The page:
How does alternating current get anywhere if it travels "back and forth" in the wire? I understand that direct current is a flow of electrons through a wire, but I have always been confused with how alternating current works. I expect I am missing something simple. Could anyone point me to a resource that does a good job of explaining AC, or perhaps offer an explanation themselves?

  • \$\begingroup\$ Alternating current doesn't actually need to "go" anywhere to do its work. What matters is that the wave itself transfers the energy while propagating over the electrons. Also note that the speed of the wave is not the speed of the electrons traveling through the wires (if they are traveling at all). \$\endgroup\$
    – AndrejaKo
    Commented May 1, 2012 at 6:20
  • \$\begingroup\$ Thanks everyone. Some great explanations. So if I am understanding things properly I shouldn't think of electricity as a flow of electrons but rather as NRG flowing along the electrons. The electrons are just the conduit that the NRG is flowing through? \$\endgroup\$
    – webworm
    Commented May 1, 2012 at 14:48
  • \$\begingroup\$ Work is mostly done by the electromagnetic fields induced by moving charge. The most common way of moving charge is moving electrons through a conductor. In that sense, yes, electrons are just the conduit, like oil in a hydraulic drive system. \$\endgroup\$
    – posipiet
    Commented May 1, 2012 at 17:25

5 Answers 5


Current or anything else energy-carrying doesn't need to "get anywhere" long term to deliver energy. Think of how pistons work in a gasoline engine. They only go back and forth and don't "go anywhere" yet still deliver power to elsewhere (the crank shaft).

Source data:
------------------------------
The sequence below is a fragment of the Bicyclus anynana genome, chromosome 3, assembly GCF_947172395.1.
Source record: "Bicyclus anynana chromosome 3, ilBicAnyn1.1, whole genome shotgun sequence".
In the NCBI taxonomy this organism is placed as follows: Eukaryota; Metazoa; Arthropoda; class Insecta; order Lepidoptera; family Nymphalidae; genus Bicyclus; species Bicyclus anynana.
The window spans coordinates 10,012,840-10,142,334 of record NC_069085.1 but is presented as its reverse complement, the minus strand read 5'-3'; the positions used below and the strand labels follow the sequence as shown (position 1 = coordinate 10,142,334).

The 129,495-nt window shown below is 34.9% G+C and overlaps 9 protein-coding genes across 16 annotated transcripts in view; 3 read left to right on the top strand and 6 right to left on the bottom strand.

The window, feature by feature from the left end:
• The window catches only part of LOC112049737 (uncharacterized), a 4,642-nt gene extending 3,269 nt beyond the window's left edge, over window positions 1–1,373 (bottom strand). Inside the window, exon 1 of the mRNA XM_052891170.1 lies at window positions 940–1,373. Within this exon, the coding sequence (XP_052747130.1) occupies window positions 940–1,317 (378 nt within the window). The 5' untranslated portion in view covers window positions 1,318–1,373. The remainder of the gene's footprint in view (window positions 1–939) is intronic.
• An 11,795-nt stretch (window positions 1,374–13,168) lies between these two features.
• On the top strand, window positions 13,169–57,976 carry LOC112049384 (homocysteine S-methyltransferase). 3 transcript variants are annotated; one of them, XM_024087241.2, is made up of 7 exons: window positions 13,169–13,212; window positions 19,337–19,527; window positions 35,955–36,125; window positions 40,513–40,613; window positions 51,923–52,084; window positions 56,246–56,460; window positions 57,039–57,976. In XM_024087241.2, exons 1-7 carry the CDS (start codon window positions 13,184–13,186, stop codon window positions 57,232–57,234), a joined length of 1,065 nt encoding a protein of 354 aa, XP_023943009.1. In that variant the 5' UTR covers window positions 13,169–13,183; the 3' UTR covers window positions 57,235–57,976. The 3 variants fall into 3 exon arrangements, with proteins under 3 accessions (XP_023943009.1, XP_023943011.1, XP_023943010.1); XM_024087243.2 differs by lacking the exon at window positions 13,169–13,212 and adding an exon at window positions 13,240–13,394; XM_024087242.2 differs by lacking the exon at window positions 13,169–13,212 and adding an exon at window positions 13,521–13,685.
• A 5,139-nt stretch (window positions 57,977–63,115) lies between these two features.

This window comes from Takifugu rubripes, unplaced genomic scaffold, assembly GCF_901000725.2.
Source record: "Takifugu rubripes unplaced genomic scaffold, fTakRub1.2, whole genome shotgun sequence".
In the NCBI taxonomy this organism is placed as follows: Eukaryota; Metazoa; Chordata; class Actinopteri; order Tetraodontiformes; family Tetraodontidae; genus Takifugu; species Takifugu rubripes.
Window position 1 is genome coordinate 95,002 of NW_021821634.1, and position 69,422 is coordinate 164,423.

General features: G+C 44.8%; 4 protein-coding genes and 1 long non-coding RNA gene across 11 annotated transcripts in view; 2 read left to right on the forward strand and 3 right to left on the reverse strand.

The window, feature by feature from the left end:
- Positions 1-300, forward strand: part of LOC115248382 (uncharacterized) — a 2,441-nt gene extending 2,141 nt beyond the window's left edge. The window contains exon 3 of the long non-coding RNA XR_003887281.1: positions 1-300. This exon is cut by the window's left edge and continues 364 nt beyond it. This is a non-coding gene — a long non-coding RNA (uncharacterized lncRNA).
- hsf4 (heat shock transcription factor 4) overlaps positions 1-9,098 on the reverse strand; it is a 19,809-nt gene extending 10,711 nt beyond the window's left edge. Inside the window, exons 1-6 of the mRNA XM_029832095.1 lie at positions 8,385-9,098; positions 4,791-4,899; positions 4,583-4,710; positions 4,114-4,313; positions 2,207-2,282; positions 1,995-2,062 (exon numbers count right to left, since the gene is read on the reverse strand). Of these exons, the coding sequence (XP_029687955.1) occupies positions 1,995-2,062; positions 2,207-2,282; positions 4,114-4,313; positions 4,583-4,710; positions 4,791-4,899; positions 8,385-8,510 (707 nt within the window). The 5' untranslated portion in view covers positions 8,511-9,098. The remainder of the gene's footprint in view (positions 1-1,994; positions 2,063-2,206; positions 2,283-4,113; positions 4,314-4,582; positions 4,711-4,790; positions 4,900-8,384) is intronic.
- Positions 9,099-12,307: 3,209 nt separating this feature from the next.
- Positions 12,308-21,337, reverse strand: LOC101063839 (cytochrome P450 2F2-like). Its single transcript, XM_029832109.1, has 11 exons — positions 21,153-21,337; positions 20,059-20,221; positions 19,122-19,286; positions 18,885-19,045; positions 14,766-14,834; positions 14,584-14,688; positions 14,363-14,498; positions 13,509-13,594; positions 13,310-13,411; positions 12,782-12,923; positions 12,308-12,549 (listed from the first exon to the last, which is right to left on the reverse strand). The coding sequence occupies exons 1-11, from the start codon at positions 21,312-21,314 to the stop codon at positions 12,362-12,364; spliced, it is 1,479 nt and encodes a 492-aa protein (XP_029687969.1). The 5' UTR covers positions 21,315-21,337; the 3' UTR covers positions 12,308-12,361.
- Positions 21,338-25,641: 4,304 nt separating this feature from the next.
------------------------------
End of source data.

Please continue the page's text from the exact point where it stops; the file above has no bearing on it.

Alternating current is a bit like the pistons. You can still extract useful work from it.

Another way to look at alternating current is instantaneous direct current that happens to change over time. Let's say the current if following a sine function with a peak amplitude of 1.41 A. At any point in the cycle there is some amount of instantaneous current flowing, which is anywhere from -1.41 A to +1.41 A. Sometimes the current is 0 and you can't get any work from it. Other times it is non-zero and you can. If you break the cycle up into lots and lots of instantaneous snapshots, you can find the equivalent average steady current level you could extract the same work from. That is the RMS (Root Mean Square) value, which in this case is 1 A. At any one time you might get a bit more or a bit less, but averaged over a cycle this AC current will be equivalent to 1 A DC for the purpose of extracting work. This averaging of the instantaneous snapshots is really the integral. You can write it down yourself and see the result. Keep in mind that the work a current can do is proportional to the square of that current, which is why the negative parts don't cancel the positive parts.


And now, your moment of Zen.

puts on hat of Zen

Think of waves on a beach. They go in, they come out. They go in, they come out. Now, if you're a human with your feet in the sand, it is relatively easy to pretend that nothing is moving. If you're a hermit crab or a zebra mussel, however...

Now, let us examine the motion of the waves for a few seconds. When they reach the extremes of motion (ie all the way in or all the way out) they seem to be standing perfectly still. Hmmm, interesting...

Now you might ask yourself, how can gentle, rhythmic, periodic motion "do anything"? Well, consider the fact that every single grain of sand on that beach used to be part of a mountain.

Well, OK, at least a boulder.

Physics - making us feel bloody insignificant since 650 BCE.

removes Zen hat

To answer your question more specifically, the alternating current consists of a wave which goes in and out a lot faster than the one on the beach - in general at least 60 times faster.


Instead of thinking of electricity travelling from point A to point B think of it as the result of reactions among electrons. A good visual representation is Newton's Cradle. enter image description here